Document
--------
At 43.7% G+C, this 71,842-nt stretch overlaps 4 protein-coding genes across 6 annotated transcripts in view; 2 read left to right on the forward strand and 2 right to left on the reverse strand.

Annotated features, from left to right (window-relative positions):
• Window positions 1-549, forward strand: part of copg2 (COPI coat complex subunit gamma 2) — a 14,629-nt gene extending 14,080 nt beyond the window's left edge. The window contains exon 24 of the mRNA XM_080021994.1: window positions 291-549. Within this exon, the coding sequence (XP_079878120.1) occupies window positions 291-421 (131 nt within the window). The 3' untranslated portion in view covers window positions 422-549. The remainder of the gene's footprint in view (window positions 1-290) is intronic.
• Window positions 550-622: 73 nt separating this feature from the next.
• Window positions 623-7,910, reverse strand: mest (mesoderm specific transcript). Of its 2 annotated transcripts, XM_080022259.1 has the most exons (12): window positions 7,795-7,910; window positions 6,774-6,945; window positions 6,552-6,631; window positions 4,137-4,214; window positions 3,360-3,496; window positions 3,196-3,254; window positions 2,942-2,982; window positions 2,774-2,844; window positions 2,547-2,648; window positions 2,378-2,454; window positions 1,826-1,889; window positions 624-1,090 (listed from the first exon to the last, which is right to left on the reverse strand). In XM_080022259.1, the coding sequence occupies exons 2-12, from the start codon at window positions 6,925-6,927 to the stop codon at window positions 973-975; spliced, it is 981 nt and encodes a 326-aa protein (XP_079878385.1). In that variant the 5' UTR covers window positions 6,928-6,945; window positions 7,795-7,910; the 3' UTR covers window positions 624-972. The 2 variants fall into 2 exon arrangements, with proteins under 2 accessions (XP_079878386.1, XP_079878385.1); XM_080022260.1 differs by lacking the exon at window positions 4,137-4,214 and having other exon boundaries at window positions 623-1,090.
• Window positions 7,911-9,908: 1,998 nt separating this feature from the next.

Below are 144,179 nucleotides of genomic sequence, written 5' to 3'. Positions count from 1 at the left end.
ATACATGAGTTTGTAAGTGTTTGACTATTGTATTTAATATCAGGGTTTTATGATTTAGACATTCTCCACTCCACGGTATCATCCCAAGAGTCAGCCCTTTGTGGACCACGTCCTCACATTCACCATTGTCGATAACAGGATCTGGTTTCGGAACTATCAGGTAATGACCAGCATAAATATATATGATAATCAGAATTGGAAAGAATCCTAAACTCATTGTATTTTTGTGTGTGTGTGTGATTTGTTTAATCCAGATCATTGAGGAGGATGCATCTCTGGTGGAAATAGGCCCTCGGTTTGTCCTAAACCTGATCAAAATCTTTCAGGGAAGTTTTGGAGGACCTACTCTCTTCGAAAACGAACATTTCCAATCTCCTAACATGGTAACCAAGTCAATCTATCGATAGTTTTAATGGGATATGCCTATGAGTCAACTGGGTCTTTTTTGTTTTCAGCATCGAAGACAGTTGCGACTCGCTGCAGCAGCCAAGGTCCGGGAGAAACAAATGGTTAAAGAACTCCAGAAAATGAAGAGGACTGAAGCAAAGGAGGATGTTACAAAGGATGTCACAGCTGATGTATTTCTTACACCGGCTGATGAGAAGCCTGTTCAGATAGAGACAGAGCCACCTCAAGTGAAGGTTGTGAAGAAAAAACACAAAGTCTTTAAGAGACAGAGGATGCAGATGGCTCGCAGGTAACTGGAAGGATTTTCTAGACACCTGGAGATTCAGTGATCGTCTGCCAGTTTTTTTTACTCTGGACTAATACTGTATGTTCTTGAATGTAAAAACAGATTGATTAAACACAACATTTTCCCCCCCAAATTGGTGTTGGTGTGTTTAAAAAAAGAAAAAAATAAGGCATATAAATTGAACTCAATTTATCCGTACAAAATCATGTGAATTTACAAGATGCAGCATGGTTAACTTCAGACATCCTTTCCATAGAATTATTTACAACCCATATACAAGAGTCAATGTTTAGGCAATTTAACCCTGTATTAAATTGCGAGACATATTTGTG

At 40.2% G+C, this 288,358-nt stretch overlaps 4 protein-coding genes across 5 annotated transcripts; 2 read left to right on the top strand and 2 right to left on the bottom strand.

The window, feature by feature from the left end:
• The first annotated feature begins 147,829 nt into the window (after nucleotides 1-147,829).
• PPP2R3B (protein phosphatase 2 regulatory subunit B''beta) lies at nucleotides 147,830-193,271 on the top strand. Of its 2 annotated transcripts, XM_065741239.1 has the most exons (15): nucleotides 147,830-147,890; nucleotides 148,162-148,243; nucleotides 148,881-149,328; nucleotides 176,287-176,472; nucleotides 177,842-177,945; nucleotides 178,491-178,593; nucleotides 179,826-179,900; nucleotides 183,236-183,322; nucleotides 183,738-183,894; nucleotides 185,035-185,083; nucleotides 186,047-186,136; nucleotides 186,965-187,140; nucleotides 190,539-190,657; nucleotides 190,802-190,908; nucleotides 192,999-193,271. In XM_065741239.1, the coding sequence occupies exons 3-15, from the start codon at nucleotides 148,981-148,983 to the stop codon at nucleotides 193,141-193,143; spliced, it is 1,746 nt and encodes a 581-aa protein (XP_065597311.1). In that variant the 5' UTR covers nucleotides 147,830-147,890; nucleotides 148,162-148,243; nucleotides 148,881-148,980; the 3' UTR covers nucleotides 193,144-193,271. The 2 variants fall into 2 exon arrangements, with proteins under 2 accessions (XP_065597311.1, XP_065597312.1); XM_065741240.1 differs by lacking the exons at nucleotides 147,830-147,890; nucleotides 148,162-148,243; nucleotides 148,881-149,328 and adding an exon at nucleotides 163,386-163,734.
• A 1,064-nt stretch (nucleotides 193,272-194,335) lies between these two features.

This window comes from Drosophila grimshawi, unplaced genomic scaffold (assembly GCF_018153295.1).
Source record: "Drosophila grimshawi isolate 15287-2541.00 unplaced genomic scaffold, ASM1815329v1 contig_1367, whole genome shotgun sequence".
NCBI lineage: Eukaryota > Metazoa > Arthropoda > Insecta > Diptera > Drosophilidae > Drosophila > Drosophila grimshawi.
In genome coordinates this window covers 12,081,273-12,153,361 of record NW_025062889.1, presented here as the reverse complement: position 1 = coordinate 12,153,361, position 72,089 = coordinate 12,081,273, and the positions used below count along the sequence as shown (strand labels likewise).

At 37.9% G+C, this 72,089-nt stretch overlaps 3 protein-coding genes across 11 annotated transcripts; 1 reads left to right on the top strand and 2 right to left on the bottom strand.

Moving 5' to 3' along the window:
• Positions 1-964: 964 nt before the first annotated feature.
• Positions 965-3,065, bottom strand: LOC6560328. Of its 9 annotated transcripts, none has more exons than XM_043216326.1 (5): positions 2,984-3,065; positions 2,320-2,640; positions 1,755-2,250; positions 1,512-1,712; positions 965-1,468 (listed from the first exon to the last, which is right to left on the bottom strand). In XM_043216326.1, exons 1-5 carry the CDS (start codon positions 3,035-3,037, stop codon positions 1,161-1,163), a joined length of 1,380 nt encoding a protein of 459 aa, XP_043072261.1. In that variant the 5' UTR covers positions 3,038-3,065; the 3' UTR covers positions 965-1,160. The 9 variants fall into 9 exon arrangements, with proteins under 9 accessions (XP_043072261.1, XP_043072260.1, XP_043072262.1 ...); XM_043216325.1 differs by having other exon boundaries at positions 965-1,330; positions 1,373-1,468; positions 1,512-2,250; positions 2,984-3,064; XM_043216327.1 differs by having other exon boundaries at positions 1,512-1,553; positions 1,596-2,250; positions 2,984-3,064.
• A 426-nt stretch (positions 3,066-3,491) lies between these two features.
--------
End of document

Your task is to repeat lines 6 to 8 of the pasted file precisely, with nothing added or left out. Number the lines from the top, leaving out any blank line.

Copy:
• Window positions 7,911-9,908: 1,998 nt separating this feature from the next.

Below are 144,179 nucleotides of genomic sequence, written 5' to 3'. Positions count from 1 at the left end.
ATACATGAGTTTGTAAGTGTTTGACTATTGTATTTAATATCAGGGTTTTATGATTTAGACATTCTCCACTCCACGGTATCATCCCAAGAGTCAGCCCTTTGTGGACCACGTCCTCACATTCACCATTGTCGATAACAGGATCTGGTTTCGGAACTATCAGGTAATGACCAGCATAAATATATATGATAATCAGAATTGGAAAGAATCCTAAACTCATTGTATTTTTGTGTGTGTGTGTGATTTGTTTAATCCAGATCATTGAGGAGGATGCATCTCTGGTGGAAATAGGCCCTCGGTTTGTCCTAAACCTGATCAAAATCTTTCAGGGAAGTTTTGGAGGACCTACTCTCTTCGAAAACGAACATTTCCAATCTCCTAACATGGTAACCAAGTCAATCTATCGATAGTTTTAATGGGATATGCCTATGAGTCAACTGGGTCTTTTTTGTTTTCAGCATCGAAGACAGTTGCGACTCGCTGCAGCAGCCAAGGTCCGGGAGAAACAAATGGTTAAAGAACTCCAGAAAATGAAGAGGACTGAAGCAAAGGAGGATGTTACAAAGGATGTCACAGCTGATGTATTTCTTACACCGGCTGATGAGAAGCCTGTTCAGATAGAGACAGAGCCACCTCAAGTGAAGGTTGTGAAGAAAAAACACAAAGTCTTTAAGAGACAGAGGATGCAGATGGCTCGCAGGTAACTGGAAGGATTTTCTAGACACCTGGAGATTCAGTGATCGTCTGCCAGTTTTTTTTACTCTGGACTAATACTGTATGTTCTTGAATGTAAAAACAGATTGATTAAACACAACATTTTCCCCCCCAAATTGGTGTTGGTGTGTTTAAAAAAAGAAAAAAATAAGGCATATAAATTGAACTCAATTTATCCGTACAAAATCATGTGAATTTACAAGATGCAGCATGGTTAACTTCAGACATCCTTTCCATAGAATTATTTACAACCCATATACAAGAGTCAATGTTTAGGCAATTTAACCCTGTATTAAATTGCGAGACATATTTGTG